Harrell remembered feeling immediately relaxed out on the beautiful farm in Kansas. He and Erin were introduced to the horses
”Although I was very nervous at first, I became drawn to the animal,” he says. “I remember being so busy watching the horse and working with it that I was no longer thinking about all the ruminating thoughts I’ve been used to. I was too involved learning the horses and horsemanship skills.”
After that weekend, he and his wife flew back home and Harrell vowed to share that same kind of program in Kentucky, the horse capital of the world.
“This was all an idea on a napkin and the idea was to get 12-15 veterans involved,” he says. “Nearly two years later, we’ve served around 90 veterans through our equine program which is now nationally recognized.
“I’ve had Vietnam veterans come up to me and say they haven’t felt that relaxed in 40 years,” he adds. “Being 38 years old, that was an overwhelming feeling to know that Vietnam vets have been struggling in silence longer than I’ve been alive and we were able to provide that kind of relief in five hours on the ranch with horses and conversation. We’ve been privileged to see marriages and relationships with children restored after a few sessions of our Equine Program.”
The Veteran’s Club currently hosts the Salvation Army Homeless Vets and, according to Harrell, there have been several veterans who have found jobs, bought vehicles and found housing on their own after his work through the program. Veteran’s Club hosts Volunteers of America Shelby Men’s Recovery Program, InspiriTec in Fort Knox, and the club works with participants from the Jefferson and Fayette Counties veteran treatment court.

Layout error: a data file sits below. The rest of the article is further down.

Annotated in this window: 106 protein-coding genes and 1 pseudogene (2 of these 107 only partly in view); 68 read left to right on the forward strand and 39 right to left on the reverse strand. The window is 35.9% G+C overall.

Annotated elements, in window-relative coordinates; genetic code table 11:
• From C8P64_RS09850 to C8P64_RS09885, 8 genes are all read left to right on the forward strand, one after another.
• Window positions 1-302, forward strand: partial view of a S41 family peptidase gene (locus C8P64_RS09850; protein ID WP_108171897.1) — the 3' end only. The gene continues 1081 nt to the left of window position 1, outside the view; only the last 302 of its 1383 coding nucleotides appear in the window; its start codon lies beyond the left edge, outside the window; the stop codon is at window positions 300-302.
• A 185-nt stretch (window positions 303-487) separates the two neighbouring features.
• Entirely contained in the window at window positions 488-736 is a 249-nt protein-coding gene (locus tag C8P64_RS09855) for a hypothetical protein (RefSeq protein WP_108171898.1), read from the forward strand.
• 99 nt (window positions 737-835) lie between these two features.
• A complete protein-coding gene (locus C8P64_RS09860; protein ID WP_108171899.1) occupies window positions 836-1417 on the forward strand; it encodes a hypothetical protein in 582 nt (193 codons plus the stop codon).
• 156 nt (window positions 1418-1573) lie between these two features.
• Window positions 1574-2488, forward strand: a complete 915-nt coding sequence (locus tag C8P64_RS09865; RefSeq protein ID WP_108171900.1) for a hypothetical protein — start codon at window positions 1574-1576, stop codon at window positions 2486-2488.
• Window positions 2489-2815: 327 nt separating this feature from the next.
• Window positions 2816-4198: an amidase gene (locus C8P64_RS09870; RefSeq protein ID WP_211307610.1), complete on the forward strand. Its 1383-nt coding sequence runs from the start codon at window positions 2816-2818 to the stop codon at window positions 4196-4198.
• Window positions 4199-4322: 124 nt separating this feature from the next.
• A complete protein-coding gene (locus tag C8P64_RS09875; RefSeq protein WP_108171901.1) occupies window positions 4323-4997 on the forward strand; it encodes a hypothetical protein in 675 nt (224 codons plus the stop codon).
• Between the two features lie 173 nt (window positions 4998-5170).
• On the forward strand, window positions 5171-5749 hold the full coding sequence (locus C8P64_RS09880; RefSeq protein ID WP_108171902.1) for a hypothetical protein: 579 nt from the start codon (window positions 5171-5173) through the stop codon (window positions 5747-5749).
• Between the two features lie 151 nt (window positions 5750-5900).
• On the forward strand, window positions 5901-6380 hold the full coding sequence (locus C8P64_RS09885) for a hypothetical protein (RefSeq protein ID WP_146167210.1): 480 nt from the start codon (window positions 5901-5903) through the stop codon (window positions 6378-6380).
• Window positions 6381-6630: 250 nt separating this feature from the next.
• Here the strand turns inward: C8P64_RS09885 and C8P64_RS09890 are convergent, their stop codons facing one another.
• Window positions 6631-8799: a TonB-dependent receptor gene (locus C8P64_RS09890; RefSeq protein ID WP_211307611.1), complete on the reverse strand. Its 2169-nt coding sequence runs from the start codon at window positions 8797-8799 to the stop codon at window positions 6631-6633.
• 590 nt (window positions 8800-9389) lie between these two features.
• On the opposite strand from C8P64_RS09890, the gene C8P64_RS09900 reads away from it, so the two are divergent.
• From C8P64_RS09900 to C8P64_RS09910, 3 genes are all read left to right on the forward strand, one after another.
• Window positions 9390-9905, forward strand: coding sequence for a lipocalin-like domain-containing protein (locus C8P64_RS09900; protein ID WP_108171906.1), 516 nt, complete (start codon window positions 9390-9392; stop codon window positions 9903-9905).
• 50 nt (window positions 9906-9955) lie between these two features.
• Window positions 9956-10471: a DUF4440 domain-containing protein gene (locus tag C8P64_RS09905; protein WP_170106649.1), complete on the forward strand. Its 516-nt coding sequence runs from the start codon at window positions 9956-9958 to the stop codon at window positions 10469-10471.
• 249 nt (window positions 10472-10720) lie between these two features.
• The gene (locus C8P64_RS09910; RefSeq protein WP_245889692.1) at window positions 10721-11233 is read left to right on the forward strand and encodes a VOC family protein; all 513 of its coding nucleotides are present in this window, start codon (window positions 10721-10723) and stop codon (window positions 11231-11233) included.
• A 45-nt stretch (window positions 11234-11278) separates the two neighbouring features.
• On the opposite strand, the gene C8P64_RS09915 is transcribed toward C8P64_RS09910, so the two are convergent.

Harrell says Veteran’s Club has helped more than a thousand vets in outreach, therapeutic activities and job opportunities. The Veteran’s Club has expanded their programming by adding Veteran’s Club Yoga and monthly family cookouts to our therapeutic activities.
“During the winter months when we aren’t engaged in Equine Therapy we focus on community outreach,” Harrell says. “We’ve raised money and food for the Coast Guard members in Louisville during the shutdown. We also donated a car to a Woman and Family Shelter in Shelbyville called Operation Care. We have a private Facebook group we use to reach vets in between events and to share resources and information within the veteran community, too.”
The private Facebook group has more than 1,000 members and creates a platform for vets to communicate privately and freely and has helped in a reduction of veteran suicide.
“We are growing exponentially and look forward to serving the veterans of Louisville and the state of Kentucky,” Harrell says. “It’s my new mission and a passion that I can’t tame.”
Harrell’s work with the Veteran’s Club has resulted in being named this year’s Kentucky Veteran of the Year, being commissioned as a Kentucky Colonel and nominated for the Kentucky Hall of Fame.